out the plant include RTO jelly-jar type of fixtures in the hazardous zones within the oil cellars near production equipment replacing incandescent fixtures, and Linear fixtures overtop each cold rolling inspection table, providing much improved visual clarity compared to the previous fluorescent fixtures there. As the retrofit project continues, Stidham says NLMK remains committed to the product quality, variety, durability, warranty and service only Dialight can provide. “Now that LED has caught on, we have multiple vendors trying to sell us lights, but the Dialight product sells itself,” he said. “Everyone wants the new LEDs in their work area, and there’s no talk of any other type of light going in here.” To learn more about Dialight’s industry leading LED lighting solutions, visit www.dialight.com. ❏


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company PROFILE

Souhegan Lighting Products LLC

SOUHEGAN

LIGHTING PRODUCTS LLC

S

ouhegan Lighting Products LLC fixture components in the Northeastern

began in 2001 as a private label supplier of HID ballast replacement kits to electrical wholesalers nationwide. It was started by the owners of a nationwide distributor of ballasts, lamps and fixtures to establish a brand name and to service the many small lighting distributors that could not get the attention of the brand name manufacturers. The two companies worked closely together for 16 years to provide high quality lighting replacement parts to customers in all 50 states. Earlier this year, one of the partners, Kevin Eagan bought out his partner’s interest in Souhegan Lighting Products LLC and at the same time sold his interest in the other company. While the two companies no longer have common ownership, they continue to work together in many areas including their joint venture online store, www.lightingoutletnh.com. While the primary mission of providing HID ballast replacement parts to distributors remains the focus of their business, Souhegan Lighting Products LLC is now a master distributor of HID and fluorescent ballasts, lamps and other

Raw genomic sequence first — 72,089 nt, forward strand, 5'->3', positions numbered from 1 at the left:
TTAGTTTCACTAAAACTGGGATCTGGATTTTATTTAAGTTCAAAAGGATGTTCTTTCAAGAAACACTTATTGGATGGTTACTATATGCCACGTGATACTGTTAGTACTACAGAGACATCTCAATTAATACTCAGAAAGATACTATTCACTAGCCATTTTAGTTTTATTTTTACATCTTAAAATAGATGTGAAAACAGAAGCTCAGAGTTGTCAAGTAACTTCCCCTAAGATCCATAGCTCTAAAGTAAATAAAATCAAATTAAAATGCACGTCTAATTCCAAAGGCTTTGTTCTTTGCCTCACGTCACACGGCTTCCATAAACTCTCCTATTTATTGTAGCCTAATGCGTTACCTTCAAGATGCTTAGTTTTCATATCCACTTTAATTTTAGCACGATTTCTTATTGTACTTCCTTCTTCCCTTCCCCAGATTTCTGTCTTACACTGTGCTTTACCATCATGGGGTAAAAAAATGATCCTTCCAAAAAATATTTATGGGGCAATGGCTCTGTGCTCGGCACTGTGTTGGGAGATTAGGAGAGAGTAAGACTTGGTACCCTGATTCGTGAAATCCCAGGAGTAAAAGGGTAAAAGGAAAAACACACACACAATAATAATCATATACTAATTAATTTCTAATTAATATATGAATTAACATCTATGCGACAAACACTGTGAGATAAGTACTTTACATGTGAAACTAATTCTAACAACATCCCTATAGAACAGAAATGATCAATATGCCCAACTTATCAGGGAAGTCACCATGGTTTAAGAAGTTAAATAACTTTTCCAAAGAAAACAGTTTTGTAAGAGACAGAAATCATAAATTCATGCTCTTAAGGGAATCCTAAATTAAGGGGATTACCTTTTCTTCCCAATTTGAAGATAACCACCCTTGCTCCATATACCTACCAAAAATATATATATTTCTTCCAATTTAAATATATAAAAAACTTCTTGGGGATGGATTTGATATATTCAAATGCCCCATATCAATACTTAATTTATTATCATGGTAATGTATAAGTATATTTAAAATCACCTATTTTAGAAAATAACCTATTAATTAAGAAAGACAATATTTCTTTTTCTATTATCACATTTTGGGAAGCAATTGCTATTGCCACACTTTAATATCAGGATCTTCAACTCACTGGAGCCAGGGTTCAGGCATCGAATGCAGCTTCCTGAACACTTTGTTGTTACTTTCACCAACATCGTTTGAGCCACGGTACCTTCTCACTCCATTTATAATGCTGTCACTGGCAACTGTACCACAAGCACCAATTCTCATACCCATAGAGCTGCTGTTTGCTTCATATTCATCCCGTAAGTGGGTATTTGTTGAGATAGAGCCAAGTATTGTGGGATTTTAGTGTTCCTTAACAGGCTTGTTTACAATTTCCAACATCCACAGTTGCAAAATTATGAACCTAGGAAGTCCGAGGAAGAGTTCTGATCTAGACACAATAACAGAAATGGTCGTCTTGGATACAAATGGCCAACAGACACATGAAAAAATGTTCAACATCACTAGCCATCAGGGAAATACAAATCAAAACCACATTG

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part of the United States. They also carry LED lamps, drivers and fixtures as well as several retrofit products. Souhegan Lighting has built a reputation over the years for locating hard-to-find lamps, ballasts and components. They also offer lamp and ballast recycling services to their customers in the Northeast. Buyers should check out their storefront on ebay.com where you can find, overstocks, discontinued products and closeout items. The storefront can be found at www.stores.ebay.com/us2015-labou. The primary web site, www.souheganlighting.com is a great resource for ballast specs as well as weekly unadvertised specials. Fill out the form on the specials/contact page to receive our weekly email blast filed with more weekly specials. Call us at 1-877-610-4010 and learn how Souhegan Lighting Products LLC can provide you with quality HID ballast kits and more, in stock and out the door to you the same day you order, 95% of the time. ❏

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industry NEWS

Electri-Flex Company

Re-Releases Full Product Catalog Electri-Flex Company, leader in flexi- Full Product Catalog featuring the Lible electrical conduit design and manu- quatite® line. This 56 page catalog infacturing, has updated and re-released the corporates over 40 varieties of flexible

conduit from the following product categories: Jacketed Metallic, EMI/RFI Shielded, Unjacketed Metallic, Nonmetallic and Stainless Steel conduits. Readers can view newly released products, reference the enhanced Conduit Application Guide, search for conduit by Market, and easily navigate product pages that mirror the Company’s redesigned Website. Dennis Linden, Vice President of Sales & Marketing, states, “We’re excited to roll out the catalog that now includes even more conduit options. The Company is the recognized leader in the Industry, leader in R&D, and continues to create new products that support the needs of our loyal stocking distributor partners.” ❏ To request a copy of the full product catalog, please visit https://www.electri flex.com/resource-library/, or email mktg@electriflex.com. Electri-Flex Company, a leader in electrical conduit design and manufacture for over 60 years produces Liquatite®, the most diverse line of liquidtight flexible electrical conduit in the industry. The company offers custom design, engineering, quality assurance and testing capabilities. For more information on Electri-Flex Company, call (630) 529-2920 or (800) 323-6174; fax: (630) 529-0482; e-mail: mktg@electriflex.com; visit: www.electri flex.com; or write: 222 West Central Avenue, Roselle, IL, 60172-1994. FOR FREE INFO, CIRCLE 42 ON READER SERVICE CARD